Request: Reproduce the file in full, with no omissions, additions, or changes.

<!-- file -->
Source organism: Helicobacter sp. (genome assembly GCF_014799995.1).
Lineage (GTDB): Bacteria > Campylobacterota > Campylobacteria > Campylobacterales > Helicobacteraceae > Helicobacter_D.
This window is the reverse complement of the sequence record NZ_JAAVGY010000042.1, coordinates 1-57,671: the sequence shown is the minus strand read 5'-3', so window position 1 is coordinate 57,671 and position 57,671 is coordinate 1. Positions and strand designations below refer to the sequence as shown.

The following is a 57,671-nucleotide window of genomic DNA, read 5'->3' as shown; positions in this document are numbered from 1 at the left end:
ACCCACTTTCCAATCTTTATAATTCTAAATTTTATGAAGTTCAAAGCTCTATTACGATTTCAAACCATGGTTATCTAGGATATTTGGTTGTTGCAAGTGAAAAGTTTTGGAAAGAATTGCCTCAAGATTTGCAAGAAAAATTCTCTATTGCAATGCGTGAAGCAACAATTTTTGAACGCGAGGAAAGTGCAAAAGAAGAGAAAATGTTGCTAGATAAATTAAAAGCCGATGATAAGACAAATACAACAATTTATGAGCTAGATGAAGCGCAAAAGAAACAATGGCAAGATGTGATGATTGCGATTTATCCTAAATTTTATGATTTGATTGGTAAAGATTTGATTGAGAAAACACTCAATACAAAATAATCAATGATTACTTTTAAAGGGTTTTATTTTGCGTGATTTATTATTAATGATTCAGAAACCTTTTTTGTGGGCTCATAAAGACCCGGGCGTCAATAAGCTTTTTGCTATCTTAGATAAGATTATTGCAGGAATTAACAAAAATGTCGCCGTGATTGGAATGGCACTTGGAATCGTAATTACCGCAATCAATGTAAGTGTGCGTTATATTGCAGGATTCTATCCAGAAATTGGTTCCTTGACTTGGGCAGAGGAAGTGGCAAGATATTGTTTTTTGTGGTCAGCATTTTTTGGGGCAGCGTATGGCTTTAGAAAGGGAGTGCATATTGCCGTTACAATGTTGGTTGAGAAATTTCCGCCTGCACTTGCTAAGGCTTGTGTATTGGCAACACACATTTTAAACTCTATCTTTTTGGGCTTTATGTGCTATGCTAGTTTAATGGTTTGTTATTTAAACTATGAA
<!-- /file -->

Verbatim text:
Source organism: Helicobacter sp. (genome assembly GCF_014799995.1).
Lineage (GTDB): Bacteria > Campylobacterota > Campylobacteria > Campylobacterales > Helicobacteraceae > Helicobacter_D.
This window is the reverse complement of the sequence record NZ_JAAVGY010000042.1, coordinates 1-57,671: the sequence shown is the minus strand read 5'-3', so window position 1 is coordinate 57,671 and position 57,671 is coordinate 1. Positions and strand designations below refer to the sequence as shown.

The following is a 57,671-nucleotide window of genomic DNA, read 5'->3' as shown; positions in this document are numbered from 1 at the left end:
ACCCACTTTCCAATCTTTATAATTCTAAATTTTATGAAGTTCAAAGCTCTATTACGATTTCAAACCATGGTTATCTAGGATATTTGGTTGTTGCAAGTGAAAAGTTTTGGAAAGAATTGCCTCAAGATTTGCAAGAAAAATTCTCTATTGCAATGCGTGAAGCAACAATTTTTGAACGCGAGGAAAGTGCAAAAGAAGAGAAAATGTTGCTAGATAAATTAAAAGCCGATGATAAGACAAATACAACAATTTATGAGCTAGATGAAGCGCAAAAGAAACAATGGCAAGATGTGATGATTGCGATTTATCCTAAATTTTATGATTTGATTGGTAAAGATTTGATTGAGAAAACACTCAATACAAAATAATCAATGATTACTTTTAAAGGGTTTTATTTTGCGTGATTTATTATTAATGATTCAGAAACCTTTTTTGTGGGCTCATAAAGACCCGGGCGTCAATAAGCTTTTTGCTATCTTAGATAAGATTATTGCAGGAATTAACAAAAATGTCGCCGTGATTGGAATGGCACTTGGAATCGTAATTACCGCAATCAATGTAAGTGTGCGTTATATTGCAGGATTCTATCCAGAAATTGGTTCCTTGACTTGGGCAGAGGAAGTGGCAAGATATTGTTTTTTGTGGTCAGCATTTTTTGGGGCAGCGTATGGCTTTAGAAAGGGAGTGCATATTGCCGTTACAATGTTGGTTGAGAAATTTCCGCCTGCACTTGCTAAGGCTTGTGTATTGGCAACACACATTTTAAACTCTATCTTTTTGGGCTTTATGTGCTATGCTAGTTTAATGGTTTGTTATTTAAACTATGAA